KingG: Games like Polugaevsky vs Uhlmann, 1970 and Uhlmann vs Gligoric, 1971 more or less killed this variation. Radjabov avoids going straight into the type of endgame the occured in those games, but in the end felt he was obliged to due to White's control of the e-file(which is almost inevitable).
In the ...c5 Averbakh variation, it seems to be important to play and early ...h6 to prevent White from setting up the Qd2-Bg5 battery, which helps White to force play towards one of these horrible endgames. This is what Radjabov has done recently by playing 7...a6 8.a4 h6: Grischuk vs Radjabov, 2007 and Topalov vs Radjabov, 2008.
If White insists on 8.Qd2, then Black takes play into a type of Benko Gambit with 8...b5, Bareev vs Radjabov, 2007.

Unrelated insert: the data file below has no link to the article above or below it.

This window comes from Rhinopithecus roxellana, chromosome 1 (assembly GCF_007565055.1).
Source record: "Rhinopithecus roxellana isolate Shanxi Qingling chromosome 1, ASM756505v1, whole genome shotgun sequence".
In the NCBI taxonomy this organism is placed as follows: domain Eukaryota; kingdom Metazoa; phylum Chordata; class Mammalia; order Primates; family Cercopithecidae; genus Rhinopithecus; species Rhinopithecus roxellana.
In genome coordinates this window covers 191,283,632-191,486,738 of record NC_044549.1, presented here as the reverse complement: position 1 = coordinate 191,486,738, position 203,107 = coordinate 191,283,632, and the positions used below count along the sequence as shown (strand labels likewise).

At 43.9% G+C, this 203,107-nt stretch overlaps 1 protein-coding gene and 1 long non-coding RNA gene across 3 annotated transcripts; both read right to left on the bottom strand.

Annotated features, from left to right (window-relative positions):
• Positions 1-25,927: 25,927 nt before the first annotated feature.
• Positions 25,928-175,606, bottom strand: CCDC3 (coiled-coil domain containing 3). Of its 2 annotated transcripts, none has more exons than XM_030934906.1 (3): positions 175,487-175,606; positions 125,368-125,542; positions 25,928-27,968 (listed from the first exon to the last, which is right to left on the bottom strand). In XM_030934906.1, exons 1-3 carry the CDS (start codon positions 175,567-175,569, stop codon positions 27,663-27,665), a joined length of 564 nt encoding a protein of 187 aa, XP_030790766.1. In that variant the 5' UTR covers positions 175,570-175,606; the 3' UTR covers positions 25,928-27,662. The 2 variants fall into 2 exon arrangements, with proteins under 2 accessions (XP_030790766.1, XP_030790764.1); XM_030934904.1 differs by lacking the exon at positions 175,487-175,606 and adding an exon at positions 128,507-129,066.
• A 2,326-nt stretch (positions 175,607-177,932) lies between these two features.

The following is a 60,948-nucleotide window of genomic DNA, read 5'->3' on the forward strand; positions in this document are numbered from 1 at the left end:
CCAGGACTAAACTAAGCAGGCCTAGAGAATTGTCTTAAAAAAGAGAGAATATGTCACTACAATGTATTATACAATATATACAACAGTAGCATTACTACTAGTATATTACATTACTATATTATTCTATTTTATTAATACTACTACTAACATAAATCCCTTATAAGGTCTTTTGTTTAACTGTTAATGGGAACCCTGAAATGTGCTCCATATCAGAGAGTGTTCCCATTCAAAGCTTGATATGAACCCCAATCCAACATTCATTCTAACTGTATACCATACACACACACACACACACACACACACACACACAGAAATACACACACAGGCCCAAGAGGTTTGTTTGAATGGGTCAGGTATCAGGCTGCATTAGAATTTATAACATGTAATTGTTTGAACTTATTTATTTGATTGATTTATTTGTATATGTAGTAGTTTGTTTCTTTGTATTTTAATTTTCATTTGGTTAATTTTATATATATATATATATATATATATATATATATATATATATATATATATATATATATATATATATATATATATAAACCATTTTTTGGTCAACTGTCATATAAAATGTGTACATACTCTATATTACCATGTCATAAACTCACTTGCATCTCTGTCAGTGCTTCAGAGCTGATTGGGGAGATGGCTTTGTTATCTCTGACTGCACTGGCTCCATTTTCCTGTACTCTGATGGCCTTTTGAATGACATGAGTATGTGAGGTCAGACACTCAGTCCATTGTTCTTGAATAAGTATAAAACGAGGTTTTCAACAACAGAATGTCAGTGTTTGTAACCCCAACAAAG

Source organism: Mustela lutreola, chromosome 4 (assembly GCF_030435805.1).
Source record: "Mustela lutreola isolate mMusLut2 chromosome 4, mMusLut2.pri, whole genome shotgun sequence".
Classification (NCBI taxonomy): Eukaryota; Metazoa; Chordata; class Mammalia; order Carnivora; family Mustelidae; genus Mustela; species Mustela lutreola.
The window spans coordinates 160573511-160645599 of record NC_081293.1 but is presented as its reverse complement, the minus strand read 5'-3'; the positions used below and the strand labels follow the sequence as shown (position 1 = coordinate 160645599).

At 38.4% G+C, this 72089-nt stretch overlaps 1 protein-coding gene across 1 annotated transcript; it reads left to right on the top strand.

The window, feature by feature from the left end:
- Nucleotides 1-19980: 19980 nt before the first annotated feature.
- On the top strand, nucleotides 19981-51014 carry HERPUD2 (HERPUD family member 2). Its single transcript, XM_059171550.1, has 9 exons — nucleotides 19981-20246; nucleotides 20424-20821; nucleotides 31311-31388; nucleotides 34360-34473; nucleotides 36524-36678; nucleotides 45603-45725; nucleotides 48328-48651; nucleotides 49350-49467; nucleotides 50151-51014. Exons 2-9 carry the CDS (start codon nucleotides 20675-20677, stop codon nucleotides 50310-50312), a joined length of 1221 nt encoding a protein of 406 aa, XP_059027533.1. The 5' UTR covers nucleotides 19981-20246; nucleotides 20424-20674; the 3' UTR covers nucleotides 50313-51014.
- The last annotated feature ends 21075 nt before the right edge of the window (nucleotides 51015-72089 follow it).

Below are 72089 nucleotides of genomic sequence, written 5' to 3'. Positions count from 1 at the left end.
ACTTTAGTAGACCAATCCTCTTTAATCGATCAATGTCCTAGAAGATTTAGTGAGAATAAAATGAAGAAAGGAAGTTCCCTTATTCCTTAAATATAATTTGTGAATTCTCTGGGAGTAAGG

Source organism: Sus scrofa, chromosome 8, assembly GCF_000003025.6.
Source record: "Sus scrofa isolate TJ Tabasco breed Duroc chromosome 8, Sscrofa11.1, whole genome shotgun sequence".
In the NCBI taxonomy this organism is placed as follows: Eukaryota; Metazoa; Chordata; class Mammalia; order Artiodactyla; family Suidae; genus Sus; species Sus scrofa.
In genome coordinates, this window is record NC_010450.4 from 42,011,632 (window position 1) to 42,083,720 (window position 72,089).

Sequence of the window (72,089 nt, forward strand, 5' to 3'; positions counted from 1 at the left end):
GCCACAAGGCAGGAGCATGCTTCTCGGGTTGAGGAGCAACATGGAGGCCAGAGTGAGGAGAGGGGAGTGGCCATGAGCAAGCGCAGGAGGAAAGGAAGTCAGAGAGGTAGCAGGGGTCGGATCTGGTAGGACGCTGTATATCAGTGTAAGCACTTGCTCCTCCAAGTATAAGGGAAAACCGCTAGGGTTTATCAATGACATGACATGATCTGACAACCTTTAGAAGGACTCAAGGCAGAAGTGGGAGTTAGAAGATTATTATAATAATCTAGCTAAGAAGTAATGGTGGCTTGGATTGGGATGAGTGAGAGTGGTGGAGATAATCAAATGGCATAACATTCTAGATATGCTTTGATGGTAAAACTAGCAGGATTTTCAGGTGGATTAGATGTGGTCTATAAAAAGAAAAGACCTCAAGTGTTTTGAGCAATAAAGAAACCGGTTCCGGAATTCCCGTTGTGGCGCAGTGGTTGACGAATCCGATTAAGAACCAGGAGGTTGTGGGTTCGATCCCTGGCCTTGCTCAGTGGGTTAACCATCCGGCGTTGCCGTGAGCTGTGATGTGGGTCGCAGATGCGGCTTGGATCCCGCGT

The immediate 7...h6 is also a mainline of course, even though it seems to have gone out of fashion recently for reasons I'm not entirely sure of. Perhaps it's because Black needs to sacrifice a pawn after 7...h6 8.Bf4 e6 9.dxe6 Bxe6 10.Bxd6, and although Black can usually hold the pawn-down endgames(Polugaevsky vs Kasparov, 1982), it's not exactly in the spirit of the King's Indian(and not much fun to have to memorize 30 moves of theory just to hold these endgames). White can also play the sharp 10.Qd2, which has given him favourable results, Li Shilong vs Y Vovk, 2006.
In light of this it's not so surprising that the more typical King's Inidan move 6...Na6 has been more fashionable in recent times, for example Grischuk vs Radjabov, 2007.